Diagnosing & Repairing House Structure Problems, Edgar O. Seaquist, McGraw Hill, 1980 ISBN 0-07-056013-7 (obsolete, incomplete, missing most diagnosis steps, but very good reading; out of print but used copies are available at Amazon.com, and reprints are available from some inspection tool suppliers). Ed Seaquist was among the first speakers invited to a series of educational conferences organized by D Friedman for ASHI, the American Society of Home Inspectors, where the topic of inspecting the in-service condition of building structures was first addressed.
Defects and Deterioration in Buildings: A Practical Guide to the Science and Technology of Material Failure, Barry Richardson, Spon Press; 2d Ed (2001), ISBN-10: 041925210X, ISBN-13: 978-0419252108. Quoting: A professional reference designed to assist surveyors, engineers, architects and contractors in diagnosing existing problems and avoiding them in new buildings. Fully revised and updated, this edition, in new clearer format, covers developments in building defects, and problems such as sick building syndrome. Well liked for its mixture of theory and practice the new edition will complement Hinks and Cook's student textbook on defects at the practitioner level.
Masonry structures: The Masonry House, Home Inspection of a Masonry Building & Systems, Stephen Showalter (director, actor), DVD, Quoting: Movie Guide Experienced home inspectors and new home inspectors alike are sure to learn invaluable tips in this release designed to take viewers step-by-step through the home inspection process. In addition to being the former president of the National Association of Home Inspectors (NAHI), a longstanding member of the NAHI, the American Society of Home Inspectors (ASHI), and the Environmental Standard Organization (IESO), host Stephen Showalter has performed over 8000 building inspections - including environmental assessments. Now, the founder of a national home inspection school and inspection training curriculum shares his extensive experience in the inspection industry with everyday viewers looking to learn more about the process of evaluating homes. Topics covered in this release include: evaluation of masonry walls; detection of spalling from rebar failure; inspection of air conditioning systems; grounds and landscaping; electric systems and panel; plumbing supply and distribution; plumbing fixtures; electric furnaces; appliances; evaluation of electric water heaters; and safety techniques. Jason Buchanan --Jason Buchanan, All Movie Review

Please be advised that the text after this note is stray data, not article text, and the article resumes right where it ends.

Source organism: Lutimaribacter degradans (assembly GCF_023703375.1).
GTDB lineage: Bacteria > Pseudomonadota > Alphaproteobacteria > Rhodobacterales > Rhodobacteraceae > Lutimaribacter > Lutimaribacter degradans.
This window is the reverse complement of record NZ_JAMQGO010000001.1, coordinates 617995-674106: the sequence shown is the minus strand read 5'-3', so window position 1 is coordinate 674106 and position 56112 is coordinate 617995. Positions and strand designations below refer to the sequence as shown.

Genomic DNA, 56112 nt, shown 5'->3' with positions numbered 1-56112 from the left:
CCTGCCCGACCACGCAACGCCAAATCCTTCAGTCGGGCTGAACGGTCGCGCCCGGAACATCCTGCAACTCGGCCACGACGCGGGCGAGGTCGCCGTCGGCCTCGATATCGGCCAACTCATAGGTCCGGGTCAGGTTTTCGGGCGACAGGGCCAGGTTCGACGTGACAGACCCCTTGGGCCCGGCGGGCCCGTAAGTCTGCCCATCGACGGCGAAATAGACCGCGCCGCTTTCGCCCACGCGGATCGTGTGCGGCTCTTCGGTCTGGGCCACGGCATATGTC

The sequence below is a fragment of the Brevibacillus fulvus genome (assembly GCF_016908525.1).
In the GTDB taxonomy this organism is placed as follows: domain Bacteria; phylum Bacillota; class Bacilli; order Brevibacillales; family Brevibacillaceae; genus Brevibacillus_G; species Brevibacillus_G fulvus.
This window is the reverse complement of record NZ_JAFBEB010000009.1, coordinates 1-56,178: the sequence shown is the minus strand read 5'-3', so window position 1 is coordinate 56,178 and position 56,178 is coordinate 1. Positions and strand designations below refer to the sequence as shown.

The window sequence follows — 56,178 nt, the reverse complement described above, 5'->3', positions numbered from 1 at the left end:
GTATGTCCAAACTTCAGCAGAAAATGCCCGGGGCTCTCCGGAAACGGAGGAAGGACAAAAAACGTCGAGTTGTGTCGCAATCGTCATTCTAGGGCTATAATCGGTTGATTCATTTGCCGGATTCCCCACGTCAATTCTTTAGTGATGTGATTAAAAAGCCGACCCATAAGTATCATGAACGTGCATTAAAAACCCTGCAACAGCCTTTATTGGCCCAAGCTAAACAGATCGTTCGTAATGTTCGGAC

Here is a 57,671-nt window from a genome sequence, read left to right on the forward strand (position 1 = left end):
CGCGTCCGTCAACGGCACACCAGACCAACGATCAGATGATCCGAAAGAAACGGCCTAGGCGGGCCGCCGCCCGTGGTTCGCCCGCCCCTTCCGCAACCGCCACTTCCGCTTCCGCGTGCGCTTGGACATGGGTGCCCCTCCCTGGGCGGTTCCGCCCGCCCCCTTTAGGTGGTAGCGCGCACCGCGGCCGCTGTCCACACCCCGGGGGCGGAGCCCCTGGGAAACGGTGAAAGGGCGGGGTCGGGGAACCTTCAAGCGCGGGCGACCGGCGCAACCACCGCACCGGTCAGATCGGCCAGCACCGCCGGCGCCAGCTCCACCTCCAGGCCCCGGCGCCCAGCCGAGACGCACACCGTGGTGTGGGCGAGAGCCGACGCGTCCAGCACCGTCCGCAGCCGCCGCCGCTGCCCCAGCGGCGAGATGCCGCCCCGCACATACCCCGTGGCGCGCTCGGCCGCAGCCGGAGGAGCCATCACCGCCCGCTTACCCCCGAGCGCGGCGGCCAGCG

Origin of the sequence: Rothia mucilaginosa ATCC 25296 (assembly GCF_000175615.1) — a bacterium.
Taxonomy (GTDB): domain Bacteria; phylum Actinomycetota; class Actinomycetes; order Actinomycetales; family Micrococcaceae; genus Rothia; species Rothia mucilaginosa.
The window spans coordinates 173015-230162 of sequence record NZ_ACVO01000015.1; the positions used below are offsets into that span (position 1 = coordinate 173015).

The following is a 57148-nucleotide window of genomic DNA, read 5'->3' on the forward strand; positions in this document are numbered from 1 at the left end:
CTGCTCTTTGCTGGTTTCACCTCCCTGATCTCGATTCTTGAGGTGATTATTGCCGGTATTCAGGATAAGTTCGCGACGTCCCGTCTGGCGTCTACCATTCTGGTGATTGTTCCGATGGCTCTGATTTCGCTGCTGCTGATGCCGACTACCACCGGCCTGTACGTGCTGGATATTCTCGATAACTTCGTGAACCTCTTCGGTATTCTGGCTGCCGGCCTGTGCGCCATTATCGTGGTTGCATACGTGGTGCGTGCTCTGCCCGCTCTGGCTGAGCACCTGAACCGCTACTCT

Straw Bale Home Design, U.S. Department of Energy provides information on strawbale home construction - original source at http://www.energysavers.gov/your_home/designing_remodeling/index.cfm/mytopic=10350
More Straw Bale Building: A Complete Guide to Designing and Building with Straw (Mother Earth News Wiser Living Series), Chris Magwood, Peter Mack, New Society Publishers (February 1, 2005), ISBN-10: 0865715181 ISBN-13: 978-0865715189 - Quoting: Straw bale houses are easy to build, affordable, super energy efficient, environmentally friendly, attractive, and can be designed to match the builder’s personal space needs, esthetics and budget. Despite mushrooming interest in the technique, however, most straw bale books focus on “selling” the dream of straw bale building, but don’t adequately address the most critical issues faced by bale house builders. Moreover, since many developments in this field are recent, few books are completely up to date with the latest techniques. More Straw Bale Building is designed to fill this gap. A completely rewritten edition of the 20,000-copy best--selling original, it leads the potential builder through the entire process of building a bale structure, tackling all the practical issues: finding and choosing bales; developing sound building plans; roofing; electrical, plumbing, and heating systems; building code compliance; and special concerns for builders in northern climates.